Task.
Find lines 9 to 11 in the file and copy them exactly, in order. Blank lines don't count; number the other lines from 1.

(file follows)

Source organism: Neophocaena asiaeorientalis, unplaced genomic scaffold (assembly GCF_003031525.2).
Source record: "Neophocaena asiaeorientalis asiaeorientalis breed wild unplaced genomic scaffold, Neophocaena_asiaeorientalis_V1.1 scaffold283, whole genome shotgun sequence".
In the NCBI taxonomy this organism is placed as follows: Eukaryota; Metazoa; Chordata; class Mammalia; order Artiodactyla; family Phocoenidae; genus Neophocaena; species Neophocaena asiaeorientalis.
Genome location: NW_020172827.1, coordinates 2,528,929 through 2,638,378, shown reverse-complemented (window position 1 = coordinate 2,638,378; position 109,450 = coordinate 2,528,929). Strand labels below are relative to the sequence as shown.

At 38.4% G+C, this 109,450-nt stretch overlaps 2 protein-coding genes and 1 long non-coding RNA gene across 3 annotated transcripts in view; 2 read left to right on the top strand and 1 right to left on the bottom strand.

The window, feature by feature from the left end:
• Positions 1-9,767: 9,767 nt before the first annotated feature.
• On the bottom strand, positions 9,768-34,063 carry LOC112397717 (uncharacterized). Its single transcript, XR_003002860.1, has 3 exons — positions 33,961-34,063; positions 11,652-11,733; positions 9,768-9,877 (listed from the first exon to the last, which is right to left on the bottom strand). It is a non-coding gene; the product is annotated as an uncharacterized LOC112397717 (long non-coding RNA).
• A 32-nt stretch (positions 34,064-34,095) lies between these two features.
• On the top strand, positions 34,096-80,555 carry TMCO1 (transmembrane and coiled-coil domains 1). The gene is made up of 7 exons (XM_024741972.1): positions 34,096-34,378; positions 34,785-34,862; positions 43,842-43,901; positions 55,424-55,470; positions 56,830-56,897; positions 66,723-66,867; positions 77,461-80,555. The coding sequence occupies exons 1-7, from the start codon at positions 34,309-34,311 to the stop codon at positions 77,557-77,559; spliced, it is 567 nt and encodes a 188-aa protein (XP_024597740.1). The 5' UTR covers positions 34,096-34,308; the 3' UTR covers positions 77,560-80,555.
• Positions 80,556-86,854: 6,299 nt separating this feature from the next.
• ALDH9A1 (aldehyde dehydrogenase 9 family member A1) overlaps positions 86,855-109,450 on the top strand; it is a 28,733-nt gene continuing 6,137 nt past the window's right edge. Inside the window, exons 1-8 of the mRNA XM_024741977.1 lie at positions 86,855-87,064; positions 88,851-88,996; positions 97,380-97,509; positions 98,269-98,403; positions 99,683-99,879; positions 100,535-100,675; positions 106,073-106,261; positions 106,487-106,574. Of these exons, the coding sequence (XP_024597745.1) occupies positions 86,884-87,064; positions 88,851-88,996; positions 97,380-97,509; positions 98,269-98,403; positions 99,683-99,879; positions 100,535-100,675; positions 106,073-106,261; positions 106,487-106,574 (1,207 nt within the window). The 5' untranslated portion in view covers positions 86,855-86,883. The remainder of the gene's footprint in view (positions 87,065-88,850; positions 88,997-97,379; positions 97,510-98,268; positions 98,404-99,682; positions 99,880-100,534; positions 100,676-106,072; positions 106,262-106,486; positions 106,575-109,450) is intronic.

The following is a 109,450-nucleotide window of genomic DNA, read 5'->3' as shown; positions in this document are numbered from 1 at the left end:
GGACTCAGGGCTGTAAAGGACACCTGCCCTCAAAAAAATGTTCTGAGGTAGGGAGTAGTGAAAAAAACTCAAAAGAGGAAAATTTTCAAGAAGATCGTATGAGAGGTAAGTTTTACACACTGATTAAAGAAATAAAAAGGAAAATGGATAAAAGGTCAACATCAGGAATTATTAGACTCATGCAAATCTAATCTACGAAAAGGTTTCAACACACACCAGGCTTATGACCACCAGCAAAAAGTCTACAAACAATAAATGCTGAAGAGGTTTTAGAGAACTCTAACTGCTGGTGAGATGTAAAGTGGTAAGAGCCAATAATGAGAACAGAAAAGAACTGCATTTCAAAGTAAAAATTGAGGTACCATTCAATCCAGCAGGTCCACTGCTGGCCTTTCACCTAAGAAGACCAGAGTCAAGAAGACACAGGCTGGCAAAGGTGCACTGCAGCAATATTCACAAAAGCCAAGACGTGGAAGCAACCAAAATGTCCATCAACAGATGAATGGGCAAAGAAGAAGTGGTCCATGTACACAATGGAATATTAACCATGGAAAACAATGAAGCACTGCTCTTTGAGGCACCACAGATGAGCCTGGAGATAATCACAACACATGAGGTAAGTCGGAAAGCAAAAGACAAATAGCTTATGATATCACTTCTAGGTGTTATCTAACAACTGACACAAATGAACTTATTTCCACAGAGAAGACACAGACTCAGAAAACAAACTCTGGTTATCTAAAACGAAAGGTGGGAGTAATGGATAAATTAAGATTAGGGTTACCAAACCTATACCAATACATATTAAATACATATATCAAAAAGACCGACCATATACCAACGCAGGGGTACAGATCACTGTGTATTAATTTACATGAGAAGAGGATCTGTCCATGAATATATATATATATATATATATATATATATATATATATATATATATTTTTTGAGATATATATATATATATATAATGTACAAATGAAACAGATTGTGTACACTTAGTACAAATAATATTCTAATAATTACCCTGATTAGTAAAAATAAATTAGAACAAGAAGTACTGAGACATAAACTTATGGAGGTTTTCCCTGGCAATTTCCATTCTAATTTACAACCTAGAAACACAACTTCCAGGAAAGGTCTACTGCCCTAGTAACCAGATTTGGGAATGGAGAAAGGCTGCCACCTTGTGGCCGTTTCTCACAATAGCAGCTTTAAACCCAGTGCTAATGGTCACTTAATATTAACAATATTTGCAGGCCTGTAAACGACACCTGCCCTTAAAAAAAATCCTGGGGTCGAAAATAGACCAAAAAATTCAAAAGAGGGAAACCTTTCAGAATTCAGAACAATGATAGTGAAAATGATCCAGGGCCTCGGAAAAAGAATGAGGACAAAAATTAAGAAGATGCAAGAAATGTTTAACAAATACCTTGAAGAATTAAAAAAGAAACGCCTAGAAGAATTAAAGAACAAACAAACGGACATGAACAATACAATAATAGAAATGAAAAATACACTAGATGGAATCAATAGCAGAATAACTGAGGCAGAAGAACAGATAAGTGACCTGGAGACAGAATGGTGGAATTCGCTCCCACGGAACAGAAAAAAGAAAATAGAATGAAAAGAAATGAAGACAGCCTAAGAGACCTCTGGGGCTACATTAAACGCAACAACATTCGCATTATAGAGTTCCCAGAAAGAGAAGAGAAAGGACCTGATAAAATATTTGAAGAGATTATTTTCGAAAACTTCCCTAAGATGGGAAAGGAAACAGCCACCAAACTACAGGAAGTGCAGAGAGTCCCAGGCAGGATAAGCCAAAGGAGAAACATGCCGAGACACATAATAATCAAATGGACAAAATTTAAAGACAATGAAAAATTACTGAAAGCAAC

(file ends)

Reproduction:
• A 32-nt stretch (positions 34,064-34,095) lies between these two features.
• On the top strand, positions 34,096-80,555 carry TMCO1 (transmembrane and coiled-coil domains 1). The gene is made up of 7 exons (XM_024741972.1): positions 34,096-34,378; positions 34,785-34,862; positions 43,842-43,901; positions 55,424-55,470; positions 56,830-56,897; positions 66,723-66,867; positions 77,461-80,555. The coding sequence occupies exons 1-7, from the start codon at positions 34,309-34,311 to the stop codon at positions 77,557-77,559; spliced, it is 567 nt and encodes a 188-aa protein (XP_024597740.1). The 5' UTR covers positions 34,096-34,308; the 3' UTR covers positions 77,560-80,555.
• Positions 80,556-86,854: 6,299 nt separating this feature from the next.